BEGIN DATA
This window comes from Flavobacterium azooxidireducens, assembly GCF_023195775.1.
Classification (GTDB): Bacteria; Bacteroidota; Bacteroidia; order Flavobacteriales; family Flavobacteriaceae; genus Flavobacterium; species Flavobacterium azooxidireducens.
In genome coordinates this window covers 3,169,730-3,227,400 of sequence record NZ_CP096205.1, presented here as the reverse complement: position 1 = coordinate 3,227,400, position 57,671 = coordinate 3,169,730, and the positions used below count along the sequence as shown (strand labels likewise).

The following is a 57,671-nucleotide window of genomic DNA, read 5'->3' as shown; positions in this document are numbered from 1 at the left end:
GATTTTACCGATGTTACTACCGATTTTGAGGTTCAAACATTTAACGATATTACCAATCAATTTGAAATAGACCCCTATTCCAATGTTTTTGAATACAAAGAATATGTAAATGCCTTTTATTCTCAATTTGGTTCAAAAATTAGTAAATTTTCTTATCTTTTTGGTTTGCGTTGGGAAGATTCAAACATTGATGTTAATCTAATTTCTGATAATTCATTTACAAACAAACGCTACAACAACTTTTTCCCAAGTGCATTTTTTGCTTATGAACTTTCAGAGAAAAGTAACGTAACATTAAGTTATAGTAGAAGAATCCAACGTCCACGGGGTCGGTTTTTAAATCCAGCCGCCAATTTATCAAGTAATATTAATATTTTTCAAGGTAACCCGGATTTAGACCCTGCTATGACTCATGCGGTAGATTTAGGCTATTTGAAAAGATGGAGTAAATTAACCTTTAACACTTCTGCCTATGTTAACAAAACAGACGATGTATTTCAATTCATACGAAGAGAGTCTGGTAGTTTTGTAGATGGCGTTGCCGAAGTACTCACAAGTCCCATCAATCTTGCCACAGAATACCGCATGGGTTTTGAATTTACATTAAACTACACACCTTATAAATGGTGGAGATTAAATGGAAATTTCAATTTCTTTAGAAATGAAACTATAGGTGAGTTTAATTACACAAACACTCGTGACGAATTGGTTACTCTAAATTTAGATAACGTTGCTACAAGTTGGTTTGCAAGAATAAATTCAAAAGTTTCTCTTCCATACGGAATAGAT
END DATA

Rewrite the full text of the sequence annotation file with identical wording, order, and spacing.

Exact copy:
This window comes from Flavobacterium azooxidireducens, assembly GCF_023195775.1.
Classification (GTDB): Bacteria; Bacteroidota; Bacteroidia; order Flavobacteriales; family Flavobacteriaceae; genus Flavobacterium; species Flavobacterium azooxidireducens.
In genome coordinates this window covers 3,169,730-3,227,400 of sequence record NZ_CP096205.1, presented here as the reverse complement: position 1 = coordinate 3,227,400, position 57,671 = coordinate 3,169,730, and the positions used below count along the sequence as shown (strand labels likewise).

The following is a 57,671-nucleotide window of genomic DNA, read 5'->3' as shown; positions in this document are numbered from 1 at the left end:
GATTTTACCGATGTTACTACCGATTTTGAGGTTCAAACATTTAACGATATTACCAATCAATTTGAAATAGACCCCTATTCCAATGTTTTTGAATACAAAGAATATGTAAATGCCTTTTATTCTCAATTTGGTTCAAAAATTAGTAAATTTTCTTATCTTTTTGGTTTGCGTTGGGAAGATTCAAACATTGATGTTAATCTAATTTCTGATAATTCATTTACAAACAAACGCTACAACAACTTTTTCCCAAGTGCATTTTTTGCTTATGAACTTTCAGAGAAAAGTAACGTAACATTAAGTTATAGTAGAAGAATCCAACGTCCACGGGGTCGGTTTTTAAATCCAGCCGCCAATTTATCAAGTAATATTAATATTTTTCAAGGTAACCCGGATTTAGACCCTGCTATGACTCATGCGGTAGATTTAGGCTATTTGAAAAGATGGAGTAAATTAACCTTTAACACTTCTGCCTATGTTAACAAAACAGACGATGTATTTCAATTCATACGAAGAGAGTCTGGTAGTTTTGTAGATGGCGTTGCCGAAGTACTCACAAGTCCCATCAATCTTGCCACAGAATACCGCATGGGTTTTGAATTTACATTAAACTACACACCTTATAAATGGTGGAGATTAAATGGAAATTTCAATTTCTTTAGAAATGAAACTATAGGTGAGTTTAATTACACAAACACTCGTGACGAATTGGTTACTCTAAATTTAGATAACGTTGCTACAAGTTGGTTTGCAAGAATAAATTCAAAAGTTTCTCTTCCATACGGAATAGAT